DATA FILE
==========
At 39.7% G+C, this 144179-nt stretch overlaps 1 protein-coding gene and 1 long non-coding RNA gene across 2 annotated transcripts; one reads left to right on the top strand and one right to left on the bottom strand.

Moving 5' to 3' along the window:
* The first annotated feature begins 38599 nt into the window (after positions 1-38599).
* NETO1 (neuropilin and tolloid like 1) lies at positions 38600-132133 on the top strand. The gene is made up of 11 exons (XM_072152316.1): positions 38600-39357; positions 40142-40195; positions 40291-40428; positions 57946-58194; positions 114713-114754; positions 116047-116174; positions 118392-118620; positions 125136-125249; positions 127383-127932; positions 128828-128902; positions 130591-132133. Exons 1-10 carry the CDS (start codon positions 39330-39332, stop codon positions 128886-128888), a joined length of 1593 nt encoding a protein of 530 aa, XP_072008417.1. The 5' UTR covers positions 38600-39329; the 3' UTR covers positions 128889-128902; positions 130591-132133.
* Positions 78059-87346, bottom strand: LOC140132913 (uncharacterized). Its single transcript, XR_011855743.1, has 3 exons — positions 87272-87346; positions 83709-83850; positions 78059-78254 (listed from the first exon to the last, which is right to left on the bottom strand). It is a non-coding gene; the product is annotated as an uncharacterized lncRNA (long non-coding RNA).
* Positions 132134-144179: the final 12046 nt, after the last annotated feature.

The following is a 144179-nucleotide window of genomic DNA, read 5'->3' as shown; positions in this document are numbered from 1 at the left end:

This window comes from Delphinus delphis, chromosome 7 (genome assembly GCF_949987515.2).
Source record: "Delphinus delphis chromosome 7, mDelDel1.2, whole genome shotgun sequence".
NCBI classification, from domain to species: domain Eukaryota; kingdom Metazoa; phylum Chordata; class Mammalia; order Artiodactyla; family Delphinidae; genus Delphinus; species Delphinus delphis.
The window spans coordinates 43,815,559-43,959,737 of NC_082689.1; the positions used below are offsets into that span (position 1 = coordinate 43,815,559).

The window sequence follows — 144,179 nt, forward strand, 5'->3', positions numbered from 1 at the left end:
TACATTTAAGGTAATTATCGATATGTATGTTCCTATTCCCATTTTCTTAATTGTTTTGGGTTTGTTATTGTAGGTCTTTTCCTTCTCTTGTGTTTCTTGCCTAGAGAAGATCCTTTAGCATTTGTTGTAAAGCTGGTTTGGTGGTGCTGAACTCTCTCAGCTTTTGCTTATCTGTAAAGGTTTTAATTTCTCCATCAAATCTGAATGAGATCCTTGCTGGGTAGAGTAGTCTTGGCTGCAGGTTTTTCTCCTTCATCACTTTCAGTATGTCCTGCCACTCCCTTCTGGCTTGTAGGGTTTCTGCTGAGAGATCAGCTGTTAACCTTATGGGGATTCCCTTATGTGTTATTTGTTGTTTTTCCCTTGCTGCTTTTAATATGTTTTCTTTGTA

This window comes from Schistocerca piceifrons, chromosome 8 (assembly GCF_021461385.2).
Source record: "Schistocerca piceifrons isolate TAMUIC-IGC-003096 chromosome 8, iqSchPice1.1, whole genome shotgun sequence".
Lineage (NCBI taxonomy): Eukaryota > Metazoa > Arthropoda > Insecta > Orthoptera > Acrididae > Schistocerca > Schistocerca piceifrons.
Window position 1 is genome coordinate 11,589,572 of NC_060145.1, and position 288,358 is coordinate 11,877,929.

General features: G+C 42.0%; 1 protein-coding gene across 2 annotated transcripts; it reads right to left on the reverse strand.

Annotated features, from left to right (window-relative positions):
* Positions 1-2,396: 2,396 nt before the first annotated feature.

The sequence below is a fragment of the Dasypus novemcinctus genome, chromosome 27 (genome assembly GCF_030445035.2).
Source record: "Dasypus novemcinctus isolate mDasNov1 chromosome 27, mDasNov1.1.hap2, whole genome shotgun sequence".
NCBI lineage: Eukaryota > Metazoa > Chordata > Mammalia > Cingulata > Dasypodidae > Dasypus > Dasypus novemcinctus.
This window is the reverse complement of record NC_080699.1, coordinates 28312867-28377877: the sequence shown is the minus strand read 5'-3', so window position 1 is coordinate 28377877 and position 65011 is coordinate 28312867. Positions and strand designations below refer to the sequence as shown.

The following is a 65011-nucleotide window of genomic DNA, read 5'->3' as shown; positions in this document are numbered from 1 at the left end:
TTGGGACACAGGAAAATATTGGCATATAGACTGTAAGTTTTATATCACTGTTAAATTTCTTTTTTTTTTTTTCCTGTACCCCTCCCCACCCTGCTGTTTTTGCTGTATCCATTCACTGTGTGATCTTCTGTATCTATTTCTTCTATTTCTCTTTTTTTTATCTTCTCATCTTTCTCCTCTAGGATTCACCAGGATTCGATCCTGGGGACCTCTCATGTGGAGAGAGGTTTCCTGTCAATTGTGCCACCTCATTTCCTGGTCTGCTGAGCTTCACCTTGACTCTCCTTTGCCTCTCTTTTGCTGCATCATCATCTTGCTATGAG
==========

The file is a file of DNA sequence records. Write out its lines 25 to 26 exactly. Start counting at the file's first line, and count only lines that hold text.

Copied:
The following is a 65011-nucleotide window of genomic DNA, read 5'->3' as shown; positions in this document are numbered from 1 at the left end:
TTGGGACACAGGAAAATATTGGCATATAGACTGTAAGTTTTATATCACTGTTAAATTTCTTTTTTTTTTTTTCCTGTACCCCTCCCCACCCTGCTGTTTTTGCTGTATCCATTCACTGTGTGATCTTCTGTATCTATTTCTTCTATTTCTCTTTTTTTTATCTTCTCATCTTTCTCCTCTAGGATTCACCAGGATTCGATCCTGGGGACCTCTCATGTGGAGAGAGGTTTCCTGTCAATTGTGCCACCTCATTTCCTGGTCTGCTGAGCTTCACCTTGACTCTCCTTTGCCTCTCTTTTGCTGCATCATCATCTTGCTATGAG